Wednesday, October 28, 2009

The Priority of Labor

Boethius has written a lot of worth responding to. At the risk of repetition, let's pick up on this business of the priority of labor over capital one more time.

Boethius, speaking with the Church, is certainly correct in one sense: we can have labor without capital but we cannot have capital without labor therefore labor is literally first. But as I argued in a prior comment, most contemporary thought on about this topic is about the ethics of compensation: how much labor gets vs. how much capital gets.

But even if we accept this to be an error, the train of thought is still interesting for me at least. The idea is that the material goods of the world are ordered to human welfare. Labor, having priority, is more fundamental to human welfare than capital therefore it must be compensated at the expense of capital if necessary. What's interesting about this is that if even if some of the Left's premises are faulty, not all of them are. In particular, I have no problem conceding to the Left that the goods of the world are properly ordered toward human welfare.

But there's something of a paradox that says that if property that is held privately serves public ends better than property that is held publicly. But paradox or not, that's what the history of the last 150 years or so tell us very strongly. There are substantial costs in trying anything else.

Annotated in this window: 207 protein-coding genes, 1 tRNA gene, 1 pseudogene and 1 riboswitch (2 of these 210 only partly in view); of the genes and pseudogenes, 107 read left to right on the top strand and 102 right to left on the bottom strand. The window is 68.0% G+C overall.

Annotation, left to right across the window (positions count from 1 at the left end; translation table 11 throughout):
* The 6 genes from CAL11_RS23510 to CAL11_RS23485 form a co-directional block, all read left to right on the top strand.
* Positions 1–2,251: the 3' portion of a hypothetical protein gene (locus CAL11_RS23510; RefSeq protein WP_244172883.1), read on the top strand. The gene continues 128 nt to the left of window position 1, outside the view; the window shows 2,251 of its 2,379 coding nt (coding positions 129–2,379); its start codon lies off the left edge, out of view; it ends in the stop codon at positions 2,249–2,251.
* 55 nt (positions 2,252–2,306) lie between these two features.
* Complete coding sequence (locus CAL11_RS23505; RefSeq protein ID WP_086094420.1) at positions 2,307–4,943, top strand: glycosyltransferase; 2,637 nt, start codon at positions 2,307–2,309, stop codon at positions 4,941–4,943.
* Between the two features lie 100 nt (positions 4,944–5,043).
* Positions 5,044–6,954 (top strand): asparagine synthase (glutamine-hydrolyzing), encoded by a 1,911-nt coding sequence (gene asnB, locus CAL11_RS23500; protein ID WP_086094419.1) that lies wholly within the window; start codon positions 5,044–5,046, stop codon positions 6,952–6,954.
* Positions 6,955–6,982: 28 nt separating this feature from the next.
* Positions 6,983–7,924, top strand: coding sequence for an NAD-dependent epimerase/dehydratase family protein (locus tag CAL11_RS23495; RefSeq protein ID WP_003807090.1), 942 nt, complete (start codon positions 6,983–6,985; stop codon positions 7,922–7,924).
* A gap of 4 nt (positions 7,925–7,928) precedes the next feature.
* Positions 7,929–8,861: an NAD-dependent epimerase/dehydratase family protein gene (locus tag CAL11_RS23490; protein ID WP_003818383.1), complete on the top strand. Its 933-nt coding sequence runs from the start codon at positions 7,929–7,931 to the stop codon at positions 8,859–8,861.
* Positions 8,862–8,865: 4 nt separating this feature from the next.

1 comment:

Boethius said...

It seems to me, at first glance, that the problem here is the idea that labor and capital, especially as monikers for classes of persons, must be in competition is already a concession to a socialist state. Let em explain: what are they competing for? Compensation. From whom? I suspect for most people who talk about this problem, the compensating body is the state, which confiscates huge amounts of wealth from both parties. The problem perhaps is the problem of the redistribution of wealth. In a freer market, capital would make labor easier and more profitable, with a return on investment, meaning everyone works together, everyone wins. The difficulty, and we will take this up as it appears in the social encyclicals, is that human inclination to greed, dishonesty and sin generally is generally to the disadvantage of the 'labor' class, since they tend to be less powerful. In a just society, how do we give incentives for capital to invest fairly, and how do we sanction unjust behavior? And of course this applies, usually at a much lower level, to the good and bad inclinations of workers as well.